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Thread: xp Installed on 3gig partion

  1. #1
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    xp Installed on 3gig partion

    Hey guy,
    Before I installed xp, I partion my hard drive . My C drive is only 3gigs and the D drive 37gigs. I have done this before but can't seem to remember how to set the vir. memory up so nothing can be written on the C drive, so the size can stays intac. thanks for any help.

  2. #2
    Techzonez Governor Super Moderator Conan's Avatar
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    While it is possible to move the swap (virtual memory) to the other drive, I would rather you adjust the partition size of C to a more reasonable size of 10-20 gigs. You won't be able to install much programs if you keep your partition size of 3 gigs.

  3. #3
    Succeded in braking Windo TZ Veteran Dehcbad25's Avatar
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    To risize the Virtual memory in Windows XP right click in "Mu Computer" or go to "System" in the control panel.
    Then go to "Advance" tab and click on the "setting" button inside the performace section, there go to the Advance tab and select change, and set no paging file for C, but remember to set a pagin size in D before, if not your system will crash when you run out of space.
    As Conan advised, I am not very much in favor of small primary drives. Actually I am not in favor of partitioning at all when you have more than 1 phisical drive, because you lose writable space, but with one drive I usually partition to half the drive, or at least 10 Gb because most programs will try to install in the active partition and not always will you remember to change the instalation partition, and not always will you be able to do anyway (ex. Office).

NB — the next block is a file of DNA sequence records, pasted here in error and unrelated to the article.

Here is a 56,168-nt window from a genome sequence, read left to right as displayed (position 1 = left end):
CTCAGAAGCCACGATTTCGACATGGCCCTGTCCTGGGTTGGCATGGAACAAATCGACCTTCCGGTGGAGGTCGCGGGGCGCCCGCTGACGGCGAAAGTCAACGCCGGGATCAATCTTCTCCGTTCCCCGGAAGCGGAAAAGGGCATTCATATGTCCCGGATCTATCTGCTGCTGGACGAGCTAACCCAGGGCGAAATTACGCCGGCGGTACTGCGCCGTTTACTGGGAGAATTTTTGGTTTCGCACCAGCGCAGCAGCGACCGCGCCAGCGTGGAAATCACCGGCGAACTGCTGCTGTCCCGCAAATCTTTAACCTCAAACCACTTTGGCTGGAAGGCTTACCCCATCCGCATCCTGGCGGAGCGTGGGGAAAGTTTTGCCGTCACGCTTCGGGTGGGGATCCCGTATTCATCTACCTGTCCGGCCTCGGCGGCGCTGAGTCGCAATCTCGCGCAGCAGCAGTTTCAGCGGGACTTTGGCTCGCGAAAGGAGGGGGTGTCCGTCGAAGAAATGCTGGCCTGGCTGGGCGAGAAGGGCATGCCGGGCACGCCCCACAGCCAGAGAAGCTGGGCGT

Changing the file size would be usefull if you can alocate a drive for it, or use a drive where you usually don't write to (phisical drive)

  4. #4
    Hardware guy Super Moderator FastGame's Avatar
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    [edit]opps read it wrong
    [edit] maybe I didn't....you want your swap file on the D: drive ?
    Last edited by FastGame; August 24th, 2003 at 04:52 AM.

  5. #5
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    Yes swap file on D: won't it make xp faster?? that leaves the rest of C: for cache?? I think
    Last edited by sob; August 24th, 2003 at 16:14 PM.

  6. #6
    FatPipez TZ Veteran MSNwar's Avatar
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    I wrote an article about this and published it on my web site. Here is the meat of it.

    Definition of Windows Paging File: A hidden file on the hard disk that Windows uses to hold parts of programs and data files that do not fit in memory. The paging file and physical memory, or RAM, comprise virtual memory. Windows moves data from the paging file to memory as needed and moves data from memory to the paging file to make room for new data. Paging file is also called a swap file.

    The Windows Paging File is one of the most important, yet least recognized features of Windows XP. Optimizing the paging file will increase hard disk access and defragmenting it on a regular basis will noticeably increase system performance. Max out the PCs RAM and you have the perfect Windows Paging File recipe.

    Windows XP includes an option that allows you to run the OS without the paging file. However, selecting this option may cause memory errors, so it isn't recommended. In fact, the system will perform much better if you configure the paging file for optimal performance.

    Here are some paging file optimization tips:

    * Do. The more RAM the better. RAM is faster than a hard drive and the paging file is located on the hard drive. Since the data is constantly swapping locations between the hard drive and the RAM your PC will access the data faster if the majority of the data is in the RAM.